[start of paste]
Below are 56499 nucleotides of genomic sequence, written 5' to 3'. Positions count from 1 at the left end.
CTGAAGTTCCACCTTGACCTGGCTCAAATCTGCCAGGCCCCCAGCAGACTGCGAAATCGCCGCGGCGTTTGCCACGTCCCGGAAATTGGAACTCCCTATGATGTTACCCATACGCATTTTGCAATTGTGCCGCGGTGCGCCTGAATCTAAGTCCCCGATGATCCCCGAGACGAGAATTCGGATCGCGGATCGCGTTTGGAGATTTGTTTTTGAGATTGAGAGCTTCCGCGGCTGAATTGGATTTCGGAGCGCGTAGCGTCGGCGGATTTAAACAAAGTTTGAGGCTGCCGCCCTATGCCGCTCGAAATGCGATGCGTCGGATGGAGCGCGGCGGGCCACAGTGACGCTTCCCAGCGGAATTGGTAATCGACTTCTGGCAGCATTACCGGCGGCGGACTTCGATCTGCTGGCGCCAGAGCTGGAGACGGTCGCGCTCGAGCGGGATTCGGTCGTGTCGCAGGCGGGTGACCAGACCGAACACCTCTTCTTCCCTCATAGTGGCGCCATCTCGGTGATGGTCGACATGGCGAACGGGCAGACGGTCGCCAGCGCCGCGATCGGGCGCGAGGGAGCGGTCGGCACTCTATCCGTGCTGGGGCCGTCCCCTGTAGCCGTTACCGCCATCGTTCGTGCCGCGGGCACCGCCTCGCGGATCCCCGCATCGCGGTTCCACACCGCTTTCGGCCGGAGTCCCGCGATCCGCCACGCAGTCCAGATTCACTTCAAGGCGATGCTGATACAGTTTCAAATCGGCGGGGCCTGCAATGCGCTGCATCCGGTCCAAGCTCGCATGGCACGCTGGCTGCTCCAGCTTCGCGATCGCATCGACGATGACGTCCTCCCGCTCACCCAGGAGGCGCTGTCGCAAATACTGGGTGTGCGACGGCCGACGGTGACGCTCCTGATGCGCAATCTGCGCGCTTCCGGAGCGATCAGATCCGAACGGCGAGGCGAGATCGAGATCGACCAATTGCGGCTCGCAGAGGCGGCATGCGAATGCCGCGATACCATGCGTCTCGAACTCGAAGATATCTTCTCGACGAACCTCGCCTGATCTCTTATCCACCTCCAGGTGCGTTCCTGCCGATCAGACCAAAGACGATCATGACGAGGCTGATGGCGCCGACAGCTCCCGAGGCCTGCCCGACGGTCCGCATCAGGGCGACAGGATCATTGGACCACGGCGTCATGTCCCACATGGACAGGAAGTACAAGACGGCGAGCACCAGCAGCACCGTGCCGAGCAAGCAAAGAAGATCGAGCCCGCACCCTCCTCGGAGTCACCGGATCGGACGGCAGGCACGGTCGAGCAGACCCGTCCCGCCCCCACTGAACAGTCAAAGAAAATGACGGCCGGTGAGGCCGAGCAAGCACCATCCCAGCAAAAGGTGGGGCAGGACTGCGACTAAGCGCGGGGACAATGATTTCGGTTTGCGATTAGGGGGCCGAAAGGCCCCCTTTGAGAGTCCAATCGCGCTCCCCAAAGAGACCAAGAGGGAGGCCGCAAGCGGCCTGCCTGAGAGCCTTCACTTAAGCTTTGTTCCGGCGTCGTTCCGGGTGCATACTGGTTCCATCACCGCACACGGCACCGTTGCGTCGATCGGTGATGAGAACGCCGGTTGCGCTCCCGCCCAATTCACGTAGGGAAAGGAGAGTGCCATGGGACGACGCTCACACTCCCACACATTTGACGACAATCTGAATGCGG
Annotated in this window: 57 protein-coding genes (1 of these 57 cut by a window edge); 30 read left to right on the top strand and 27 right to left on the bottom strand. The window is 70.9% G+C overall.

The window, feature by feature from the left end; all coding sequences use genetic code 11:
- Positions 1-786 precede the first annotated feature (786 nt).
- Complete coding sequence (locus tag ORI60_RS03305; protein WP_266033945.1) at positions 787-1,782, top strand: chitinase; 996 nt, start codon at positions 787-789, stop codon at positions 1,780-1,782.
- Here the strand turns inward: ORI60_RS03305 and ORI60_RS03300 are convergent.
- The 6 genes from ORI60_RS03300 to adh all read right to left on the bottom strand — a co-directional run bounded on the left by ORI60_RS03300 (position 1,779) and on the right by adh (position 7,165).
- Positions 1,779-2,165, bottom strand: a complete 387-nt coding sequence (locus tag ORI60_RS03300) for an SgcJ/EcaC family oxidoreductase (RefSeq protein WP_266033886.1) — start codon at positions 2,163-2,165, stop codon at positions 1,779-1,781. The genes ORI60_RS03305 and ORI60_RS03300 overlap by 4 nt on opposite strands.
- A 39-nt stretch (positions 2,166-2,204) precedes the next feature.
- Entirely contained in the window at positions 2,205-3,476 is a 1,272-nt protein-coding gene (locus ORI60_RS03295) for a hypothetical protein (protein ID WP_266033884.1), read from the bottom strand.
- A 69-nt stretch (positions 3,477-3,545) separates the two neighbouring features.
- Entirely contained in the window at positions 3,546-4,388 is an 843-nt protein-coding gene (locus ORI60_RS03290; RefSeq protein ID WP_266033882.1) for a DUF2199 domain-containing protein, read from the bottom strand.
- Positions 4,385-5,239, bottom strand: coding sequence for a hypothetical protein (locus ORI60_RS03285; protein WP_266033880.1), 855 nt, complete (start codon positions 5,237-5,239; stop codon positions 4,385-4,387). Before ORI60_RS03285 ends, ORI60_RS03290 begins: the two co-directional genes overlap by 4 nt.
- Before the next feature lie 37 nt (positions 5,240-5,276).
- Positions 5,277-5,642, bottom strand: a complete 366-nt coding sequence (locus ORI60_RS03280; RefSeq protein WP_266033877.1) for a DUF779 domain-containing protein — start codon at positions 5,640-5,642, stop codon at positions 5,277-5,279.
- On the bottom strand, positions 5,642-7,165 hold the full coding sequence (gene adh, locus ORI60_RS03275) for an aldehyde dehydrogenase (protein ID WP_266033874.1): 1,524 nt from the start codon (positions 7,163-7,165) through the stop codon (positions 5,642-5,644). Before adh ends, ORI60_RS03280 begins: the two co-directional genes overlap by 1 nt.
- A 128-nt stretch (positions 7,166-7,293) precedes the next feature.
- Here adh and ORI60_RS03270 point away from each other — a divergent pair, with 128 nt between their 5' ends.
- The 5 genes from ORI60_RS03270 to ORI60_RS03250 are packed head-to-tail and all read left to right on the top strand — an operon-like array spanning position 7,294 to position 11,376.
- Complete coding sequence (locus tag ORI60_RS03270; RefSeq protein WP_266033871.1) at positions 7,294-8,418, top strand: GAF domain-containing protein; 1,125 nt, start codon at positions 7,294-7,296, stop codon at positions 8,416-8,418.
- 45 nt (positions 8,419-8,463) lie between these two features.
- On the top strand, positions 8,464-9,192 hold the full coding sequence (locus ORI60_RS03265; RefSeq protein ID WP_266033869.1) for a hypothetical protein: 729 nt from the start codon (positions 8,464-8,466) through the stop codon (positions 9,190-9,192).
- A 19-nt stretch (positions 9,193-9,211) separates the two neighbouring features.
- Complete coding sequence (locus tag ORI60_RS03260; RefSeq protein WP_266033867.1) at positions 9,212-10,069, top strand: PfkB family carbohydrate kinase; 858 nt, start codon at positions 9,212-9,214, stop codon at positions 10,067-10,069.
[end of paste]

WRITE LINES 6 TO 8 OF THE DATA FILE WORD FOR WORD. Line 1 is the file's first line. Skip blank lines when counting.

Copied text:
- Complete coding sequence (locus tag ORI60_RS03305; protein WP_266033945.1) at positions 787-1,782, top strand: chitinase; 996 nt, start codon at positions 787-789, stop codon at positions 1,780-1,782.
- Here the strand turns inward: ORI60_RS03305 and ORI60_RS03300 are convergent.
- The 6 genes from ORI60_RS03300 to adh all read right to left on the bottom strand — a co-directional run bounded on the left by ORI60_RS03300 (position 1,779) and on the right by adh (position 7,165).